Selling display advertising on your own is often difficult and makes you less money than you could be making with an ad network.
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Last updated: August 1st, 2016
For websites that make a significant portion of earnings from display ads, the choice of an ad platform can be a very important one. Ad platforms generally handle the entire process of serving display advertisements on a site, including the loading of individual ads and reporting on performance. So what are the best ad serving platforms? You’ll obviously want an ad platform that, among other things, is easy to use, provides flexibility for both direct campaigns and remnant monetization, delivers fast ad loads, and doesn’t have “hiccups” that can cause you to miss out out on revenue.
There are a number of ad platforms out there, including both free and paid options. Below are very brief overviews of six popular options, along with some links to more in-depth reviews.
DFP, which was once known as DoubleClick for Publishers before being acquired by Google, is one of the most popular ad serving platforms out there. It integrates easily with AdSense, a major benefit for publishers who are selling some ads directly but monetizing remnant inventory through the Google ad network. Other networks can also be used as well.
Further Reading: Below are some additional resources for learning about DFP.
OpenX is one of the most popular ad serving platforms, serving a number of large publisher clients. Similar to DFP’s integration with AdSense, OpenX also features an easy plug-in to a network of advertisers. That should be a very attractive feature if you’ll be relying on networks to fill any inventory you don’t sell directly.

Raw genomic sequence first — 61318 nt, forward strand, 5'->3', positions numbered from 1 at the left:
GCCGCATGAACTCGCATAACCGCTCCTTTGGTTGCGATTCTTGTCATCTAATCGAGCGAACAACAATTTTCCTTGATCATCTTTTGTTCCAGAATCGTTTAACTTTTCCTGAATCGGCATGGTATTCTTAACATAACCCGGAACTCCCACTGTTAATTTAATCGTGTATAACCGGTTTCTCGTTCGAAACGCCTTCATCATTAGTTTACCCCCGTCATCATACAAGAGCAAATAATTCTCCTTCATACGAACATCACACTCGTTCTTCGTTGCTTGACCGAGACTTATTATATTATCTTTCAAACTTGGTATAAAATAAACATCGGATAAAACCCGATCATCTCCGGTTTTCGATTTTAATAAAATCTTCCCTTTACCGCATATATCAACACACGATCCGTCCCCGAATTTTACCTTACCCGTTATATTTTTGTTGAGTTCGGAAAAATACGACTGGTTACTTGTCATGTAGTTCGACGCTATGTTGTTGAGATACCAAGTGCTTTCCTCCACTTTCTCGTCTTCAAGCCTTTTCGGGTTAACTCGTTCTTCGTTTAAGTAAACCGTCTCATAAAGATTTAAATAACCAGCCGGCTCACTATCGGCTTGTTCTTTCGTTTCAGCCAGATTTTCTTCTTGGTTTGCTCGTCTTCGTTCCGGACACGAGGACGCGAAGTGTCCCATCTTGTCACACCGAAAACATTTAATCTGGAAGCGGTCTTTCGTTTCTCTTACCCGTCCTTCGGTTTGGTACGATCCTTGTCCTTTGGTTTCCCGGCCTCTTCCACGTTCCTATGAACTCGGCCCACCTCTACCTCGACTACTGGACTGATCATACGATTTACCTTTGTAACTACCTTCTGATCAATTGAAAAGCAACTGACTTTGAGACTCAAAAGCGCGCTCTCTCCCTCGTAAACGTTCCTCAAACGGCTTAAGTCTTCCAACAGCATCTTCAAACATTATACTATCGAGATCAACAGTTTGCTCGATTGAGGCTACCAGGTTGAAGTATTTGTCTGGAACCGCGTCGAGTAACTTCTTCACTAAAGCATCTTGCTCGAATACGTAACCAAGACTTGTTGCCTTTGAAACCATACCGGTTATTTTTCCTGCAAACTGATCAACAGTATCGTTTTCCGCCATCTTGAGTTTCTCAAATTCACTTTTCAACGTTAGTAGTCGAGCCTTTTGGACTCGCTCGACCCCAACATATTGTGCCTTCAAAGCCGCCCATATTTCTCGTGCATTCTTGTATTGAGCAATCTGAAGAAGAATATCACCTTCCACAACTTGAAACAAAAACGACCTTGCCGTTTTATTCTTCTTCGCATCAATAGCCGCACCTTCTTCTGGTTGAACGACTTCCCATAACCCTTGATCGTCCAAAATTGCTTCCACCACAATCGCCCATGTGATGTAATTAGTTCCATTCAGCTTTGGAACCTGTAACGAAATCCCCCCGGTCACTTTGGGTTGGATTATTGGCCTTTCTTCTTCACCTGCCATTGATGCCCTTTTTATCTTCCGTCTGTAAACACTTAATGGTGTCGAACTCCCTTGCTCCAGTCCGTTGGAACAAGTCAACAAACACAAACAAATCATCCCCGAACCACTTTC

Cost: OpenX is open source, so it’s also free to use.
Further Reading: Below are some additional resources for learning about OpenX.
This white label ad solution features allows for a number of different ad formats and several targeting options. AdColt also has a click fraud monitoring system and real-time reporting, and can accommodate in-line text ads, interstitial ads, and third party tags.
Cost: $0.02 CPM. This price is the same whether you’re serving one impression or 100 million a month. AdColt also doesn’t require a long-term contract; their services can be cancelled at any time.
This ad platform features smooth native ad implementation and utilizes asynchronous ad codes in order to improve speed (many other ad servers also feature options for asynchronous ads).
Cost: Plans start at $1,000 per month for up to 10 million impressions. Additional impressions cost $0.02 per thousand. AdZerk offers a free 30-day trial and consultation for interested users.
Further Reading: Below are some additional resources for learning about Adzerk.
Broadstreet is a smaller platform (they claim about 900 publishers) but might be worth a look for smaller sites. This platform features editable ads for advertisers, a feature that may be useful for small businesses who are regularly changing their messaging and promotions.
Cost: There’s a free trial version as well as paid products that range from a $0.01 to $0.05 CPM.
Further Reading: Below are some additional resources for learning about Broadstreet.
AdButler has been around for more than a decade, and is used by more than 10,000 customers. Among the features they highlight are easy integration with other platforms (such as DFP and OpenX) and rich media ad support.
Cost: AdButler uses a flat monthly fee pricing model, starting at $11.95 for 50,000 impressions (a $0.24 CPM) up to $999.95 for 50 million impressions (a $0.02 CPM).
CPXCenter is a bonus for you – to read more about them, read our full-blown review here: CPXCenter Review
Picking out an ad server is a huge decision, in part because it becomes difficult to switch once you’re up and running with a particular platform. There’s no universally correct choice here; the best fit for your site depends on your exact monetization strategy. If your ad operations will be pretty straightforward, it’s tough to beat the price and Google integration of DFP. If, however, you’re looking to sell and implement more advanced features, it might be worth looking at some of the alternatives.
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